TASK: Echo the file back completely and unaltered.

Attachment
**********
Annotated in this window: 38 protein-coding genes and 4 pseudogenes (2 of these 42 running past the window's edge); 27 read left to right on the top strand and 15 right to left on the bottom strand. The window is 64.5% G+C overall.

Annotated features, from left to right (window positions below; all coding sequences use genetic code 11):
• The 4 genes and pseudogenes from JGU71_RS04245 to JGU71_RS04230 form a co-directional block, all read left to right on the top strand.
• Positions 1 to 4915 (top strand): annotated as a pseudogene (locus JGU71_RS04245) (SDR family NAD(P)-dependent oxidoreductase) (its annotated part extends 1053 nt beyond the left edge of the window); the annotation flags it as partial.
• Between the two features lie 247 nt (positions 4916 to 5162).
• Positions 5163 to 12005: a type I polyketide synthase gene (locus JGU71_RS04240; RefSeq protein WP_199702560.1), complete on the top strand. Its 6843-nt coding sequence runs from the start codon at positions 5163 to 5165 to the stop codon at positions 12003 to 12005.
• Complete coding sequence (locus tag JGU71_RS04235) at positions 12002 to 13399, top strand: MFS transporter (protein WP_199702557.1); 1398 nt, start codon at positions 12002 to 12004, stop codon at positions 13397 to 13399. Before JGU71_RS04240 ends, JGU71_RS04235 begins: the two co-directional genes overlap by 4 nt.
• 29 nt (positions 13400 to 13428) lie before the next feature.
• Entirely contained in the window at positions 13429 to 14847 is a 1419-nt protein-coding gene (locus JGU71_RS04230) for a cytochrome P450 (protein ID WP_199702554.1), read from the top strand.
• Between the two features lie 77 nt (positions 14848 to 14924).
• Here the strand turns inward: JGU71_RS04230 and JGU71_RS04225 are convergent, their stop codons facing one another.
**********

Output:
Annotated in this window: 38 protein-coding genes and 4 pseudogenes (2 of these 42 running past the window's edge); 27 read left to right on the top strand and 15 right to left on the bottom strand. The window is 64.5% G+C overall.

Annotated features, from left to right (window positions below; all coding sequences use genetic code 11):
• The 4 genes and pseudogenes from JGU71_RS04245 to JGU71_RS04230 form a co-directional block, all read left to right on the top strand.
• Positions 1 to 4915 (top strand): annotated as a pseudogene (locus JGU71_RS04245) (SDR family NAD(P)-dependent oxidoreductase) (its annotated part extends 1053 nt beyond the left edge of the window); the annotation flags it as partial.
• Between the two features lie 247 nt (positions 4916 to 5162).
• Positions 5163 to 12005: a type I polyketide synthase gene (locus JGU71_RS04240; RefSeq protein WP_199702560.1), complete on the top strand. Its 6843-nt coding sequence runs from the start codon at positions 5163 to 5165 to the stop codon at positions 12003 to 12005.
• Complete coding sequence (locus tag JGU71_RS04235) at positions 12002 to 13399, top strand: MFS transporter (protein WP_199702557.1); 1398 nt, start codon at positions 12002 to 12004, stop codon at positions 13397 to 13399. Before JGU71_RS04240 ends, JGU71_RS04235 begins: the two co-directional genes overlap by 4 nt.
• 29 nt (positions 13400 to 13428) lie before the next feature.
• Entirely contained in the window at positions 13429 to 14847 is a 1419-nt protein-coding gene (locus JGU71_RS04230) for a cytochrome P450 (protein ID WP_199702554.1), read from the top strand.
• Between the two features lie 77 nt (positions 14848 to 14924).
• Here the strand turns inward: JGU71_RS04230 and JGU71_RS04225 are convergent, their stop codons facing one another.